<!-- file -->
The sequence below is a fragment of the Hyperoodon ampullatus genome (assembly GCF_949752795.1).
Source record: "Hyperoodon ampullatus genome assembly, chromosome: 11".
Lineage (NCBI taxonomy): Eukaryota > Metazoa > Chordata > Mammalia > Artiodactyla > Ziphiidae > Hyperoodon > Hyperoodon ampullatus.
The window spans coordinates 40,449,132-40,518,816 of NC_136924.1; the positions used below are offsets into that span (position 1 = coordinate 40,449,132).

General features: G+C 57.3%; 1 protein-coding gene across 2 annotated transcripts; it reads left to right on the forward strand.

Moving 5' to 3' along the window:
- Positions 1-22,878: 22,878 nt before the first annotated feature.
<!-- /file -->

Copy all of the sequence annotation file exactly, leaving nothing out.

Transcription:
The sequence below is a fragment of the Hyperoodon ampullatus genome (assembly GCF_949752795.1).
Source record: "Hyperoodon ampullatus genome assembly, chromosome: 11".
Lineage (NCBI taxonomy): Eukaryota > Metazoa > Chordata > Mammalia > Artiodactyla > Ziphiidae > Hyperoodon > Hyperoodon ampullatus.
The window spans coordinates 40,449,132-40,518,816 of NC_136924.1; the positions used below are offsets into that span (position 1 = coordinate 40,449,132).

General features: G+C 57.3%; 1 protein-coding gene across 2 annotated transcripts; it reads left to right on the forward strand.

Moving 5' to 3' along the window:
- Positions 1-22,878: 22,878 nt before the first annotated feature.